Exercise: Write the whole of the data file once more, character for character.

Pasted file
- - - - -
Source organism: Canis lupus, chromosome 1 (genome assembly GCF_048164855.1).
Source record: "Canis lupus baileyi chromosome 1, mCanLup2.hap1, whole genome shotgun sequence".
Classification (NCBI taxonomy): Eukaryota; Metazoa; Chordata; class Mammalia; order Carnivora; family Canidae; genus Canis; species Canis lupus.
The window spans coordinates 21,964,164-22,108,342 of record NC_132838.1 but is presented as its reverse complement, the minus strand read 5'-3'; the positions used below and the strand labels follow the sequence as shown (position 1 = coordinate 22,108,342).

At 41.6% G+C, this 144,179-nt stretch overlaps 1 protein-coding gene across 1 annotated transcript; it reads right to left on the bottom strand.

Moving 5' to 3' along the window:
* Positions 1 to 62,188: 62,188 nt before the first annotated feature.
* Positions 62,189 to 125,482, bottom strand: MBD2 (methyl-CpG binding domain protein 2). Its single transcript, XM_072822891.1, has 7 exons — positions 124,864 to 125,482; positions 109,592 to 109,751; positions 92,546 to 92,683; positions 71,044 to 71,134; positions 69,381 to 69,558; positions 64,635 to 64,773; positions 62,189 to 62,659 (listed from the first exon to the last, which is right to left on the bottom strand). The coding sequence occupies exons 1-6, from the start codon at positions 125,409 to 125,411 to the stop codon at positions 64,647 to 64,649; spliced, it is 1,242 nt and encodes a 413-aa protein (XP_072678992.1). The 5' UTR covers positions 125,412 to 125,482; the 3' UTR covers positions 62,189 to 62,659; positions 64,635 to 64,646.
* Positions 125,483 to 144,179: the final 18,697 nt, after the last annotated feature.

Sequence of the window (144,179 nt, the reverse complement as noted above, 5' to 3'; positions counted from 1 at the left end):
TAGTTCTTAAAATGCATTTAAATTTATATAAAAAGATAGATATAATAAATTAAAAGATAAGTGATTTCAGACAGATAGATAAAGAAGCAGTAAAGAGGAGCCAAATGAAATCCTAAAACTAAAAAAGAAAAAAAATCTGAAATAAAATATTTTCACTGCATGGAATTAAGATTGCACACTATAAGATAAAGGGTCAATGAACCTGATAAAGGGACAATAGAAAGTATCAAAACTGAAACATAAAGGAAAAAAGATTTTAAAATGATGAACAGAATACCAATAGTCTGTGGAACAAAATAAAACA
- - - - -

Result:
Source organism: Canis lupus, chromosome 1 (genome assembly GCF_048164855.1).
Source record: "Canis lupus baileyi chromosome 1, mCanLup2.hap1, whole genome shotgun sequence".
Classification (NCBI taxonomy): Eukaryota; Metazoa; Chordata; class Mammalia; order Carnivora; family Canidae; genus Canis; species Canis lupus.
The window spans coordinates 21,964,164-22,108,342 of record NC_132838.1 but is presented as its reverse complement, the minus strand read 5'-3'; the positions used below and the strand labels follow the sequence as shown (position 1 = coordinate 22,108,342).

At 41.6% G+C, this 144,179-nt stretch overlaps 1 protein-coding gene across 1 annotated transcript; it reads right to left on the bottom strand.

Moving 5' to 3' along the window:
* Positions 1 to 62,188: 62,188 nt before the first annotated feature.
* Positions 62,189 to 125,482, bottom strand: MBD2 (methyl-CpG binding domain protein 2). Its single transcript, XM_072822891.1, has 7 exons — positions 124,864 to 125,482; positions 109,592 to 109,751; positions 92,546 to 92,683; positions 71,044 to 71,134; positions 69,381 to 69,558; positions 64,635 to 64,773; positions 62,189 to 62,659 (listed from the first exon to the last, which is right to left on the bottom strand). The coding sequence occupies exons 1-6, from the start codon at positions 125,409 to 125,411 to the stop codon at positions 64,647 to 64,649; spliced, it is 1,242 nt and encodes a 413-aa protein (XP_072678992.1). The 5' UTR covers positions 125,412 to 125,482; the 3' UTR covers positions 62,189 to 62,659; positions 64,635 to 64,646.
* Positions 125,483 to 144,179: the final 18,697 nt, after the last annotated feature.

Sequence of the window (144,179 nt, the reverse complement as noted above, 5' to 3'; positions counted from 1 at the left end):
TAGTTCTTAAAATGCATTTAAATTTATATAAAAAGATAGATATAATAAATTAAAAGATAAGTGATTTCAGACAGATAGATAAAGAAGCAGTAAAGAGGAGCCAAATGAAATCCTAAAACTAAAAAAGAAAAAAAATCTGAAATAAAATATTTTCACTGCATGGAATTAAGATTGCACACTATAAGATAAAGGGTCAATGAACCTGATAAAGGGACAATAGAAAGTATCAAAACTGAAACATAAAGGAAAAAAGATTTTAAAATGATGAACAGAATACCAATAGTCTGTGGAACAAAATAAAACA